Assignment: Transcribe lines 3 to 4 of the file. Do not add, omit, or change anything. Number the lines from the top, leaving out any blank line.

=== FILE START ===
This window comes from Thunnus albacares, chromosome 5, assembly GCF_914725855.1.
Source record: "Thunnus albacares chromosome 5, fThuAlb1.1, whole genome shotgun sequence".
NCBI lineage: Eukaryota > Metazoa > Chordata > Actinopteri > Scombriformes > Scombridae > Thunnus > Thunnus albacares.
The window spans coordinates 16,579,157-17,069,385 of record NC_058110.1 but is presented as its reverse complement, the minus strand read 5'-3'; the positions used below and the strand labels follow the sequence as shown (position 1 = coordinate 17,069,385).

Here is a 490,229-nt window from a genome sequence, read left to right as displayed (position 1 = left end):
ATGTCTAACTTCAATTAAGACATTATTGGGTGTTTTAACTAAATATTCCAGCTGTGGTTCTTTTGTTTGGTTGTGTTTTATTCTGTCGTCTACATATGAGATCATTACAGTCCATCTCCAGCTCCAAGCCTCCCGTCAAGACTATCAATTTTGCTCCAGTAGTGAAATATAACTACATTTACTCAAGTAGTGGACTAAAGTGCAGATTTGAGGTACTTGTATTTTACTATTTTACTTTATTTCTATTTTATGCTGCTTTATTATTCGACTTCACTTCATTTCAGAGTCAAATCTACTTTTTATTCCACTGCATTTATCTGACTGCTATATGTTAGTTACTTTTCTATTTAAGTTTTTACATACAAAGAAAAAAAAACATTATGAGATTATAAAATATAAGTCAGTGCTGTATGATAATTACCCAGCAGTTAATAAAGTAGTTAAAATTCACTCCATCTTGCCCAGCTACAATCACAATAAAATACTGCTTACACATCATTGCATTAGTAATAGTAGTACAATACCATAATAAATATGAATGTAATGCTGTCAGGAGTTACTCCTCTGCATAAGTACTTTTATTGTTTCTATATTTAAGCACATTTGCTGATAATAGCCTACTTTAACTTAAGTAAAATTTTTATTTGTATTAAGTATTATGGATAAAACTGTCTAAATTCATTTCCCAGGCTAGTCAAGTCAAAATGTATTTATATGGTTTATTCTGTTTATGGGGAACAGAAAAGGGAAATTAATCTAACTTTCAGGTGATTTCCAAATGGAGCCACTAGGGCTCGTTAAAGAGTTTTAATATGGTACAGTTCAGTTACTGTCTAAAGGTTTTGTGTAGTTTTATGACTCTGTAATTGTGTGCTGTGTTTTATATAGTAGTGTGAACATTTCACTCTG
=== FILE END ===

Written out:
NCBI lineage: Eukaryota > Metazoa > Chordata > Actinopteri > Scombriformes > Scombridae > Thunnus > Thunnus albacares.
The window spans coordinates 16,579,157-17,069,385 of record NC_058110.1 but is presented as its reverse complement, the minus strand read 5'-3'; the positions used below and the strand labels follow the sequence as shown (position 1 = coordinate 17,069,385).